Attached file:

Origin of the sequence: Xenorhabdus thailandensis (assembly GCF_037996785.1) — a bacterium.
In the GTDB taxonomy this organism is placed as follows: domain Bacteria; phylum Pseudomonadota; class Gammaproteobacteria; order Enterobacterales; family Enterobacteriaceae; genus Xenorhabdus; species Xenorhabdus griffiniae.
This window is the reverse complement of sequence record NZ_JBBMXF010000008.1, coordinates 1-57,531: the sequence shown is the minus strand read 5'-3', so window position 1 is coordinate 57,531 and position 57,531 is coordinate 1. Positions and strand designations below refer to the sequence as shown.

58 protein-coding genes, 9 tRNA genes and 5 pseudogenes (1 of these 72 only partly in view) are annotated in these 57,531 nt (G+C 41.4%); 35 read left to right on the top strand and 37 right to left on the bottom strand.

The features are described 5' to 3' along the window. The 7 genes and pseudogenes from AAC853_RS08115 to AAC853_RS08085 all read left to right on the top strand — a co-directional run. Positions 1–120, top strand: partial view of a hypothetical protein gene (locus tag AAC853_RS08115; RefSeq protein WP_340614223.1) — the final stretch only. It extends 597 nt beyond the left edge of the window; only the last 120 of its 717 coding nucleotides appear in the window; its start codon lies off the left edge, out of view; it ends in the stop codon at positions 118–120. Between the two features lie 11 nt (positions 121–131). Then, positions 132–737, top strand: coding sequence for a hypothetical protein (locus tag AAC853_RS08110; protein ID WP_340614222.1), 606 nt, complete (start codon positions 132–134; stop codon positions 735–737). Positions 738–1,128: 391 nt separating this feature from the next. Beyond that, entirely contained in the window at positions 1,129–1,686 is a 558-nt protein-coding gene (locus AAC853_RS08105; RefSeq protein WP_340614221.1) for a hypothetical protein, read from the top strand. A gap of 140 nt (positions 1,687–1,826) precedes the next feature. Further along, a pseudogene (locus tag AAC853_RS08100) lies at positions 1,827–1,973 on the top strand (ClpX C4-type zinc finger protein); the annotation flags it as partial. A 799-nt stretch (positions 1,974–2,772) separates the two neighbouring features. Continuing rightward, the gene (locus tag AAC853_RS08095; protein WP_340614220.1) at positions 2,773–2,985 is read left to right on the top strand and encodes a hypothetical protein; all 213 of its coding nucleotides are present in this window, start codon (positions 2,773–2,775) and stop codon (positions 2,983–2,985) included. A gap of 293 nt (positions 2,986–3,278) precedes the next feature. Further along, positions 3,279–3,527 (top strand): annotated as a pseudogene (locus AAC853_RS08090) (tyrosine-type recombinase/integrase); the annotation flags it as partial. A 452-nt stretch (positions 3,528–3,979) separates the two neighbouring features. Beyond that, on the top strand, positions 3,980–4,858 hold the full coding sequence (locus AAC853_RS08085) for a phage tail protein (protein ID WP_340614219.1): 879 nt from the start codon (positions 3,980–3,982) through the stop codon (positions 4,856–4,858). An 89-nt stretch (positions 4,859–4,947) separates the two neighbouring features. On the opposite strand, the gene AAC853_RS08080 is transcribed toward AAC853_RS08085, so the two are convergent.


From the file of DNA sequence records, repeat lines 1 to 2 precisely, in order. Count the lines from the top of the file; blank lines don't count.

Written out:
Origin of the sequence: Xenorhabdus thailandensis (assembly GCF_037996785.1) — a bacterium.
In the GTDB taxonomy this organism is placed as follows: domain Bacteria; phylum Pseudomonadota; class Gammaproteobacteria; order Enterobacterales; family Enterobacteriaceae; genus Xenorhabdus; species Xenorhabdus griffiniae.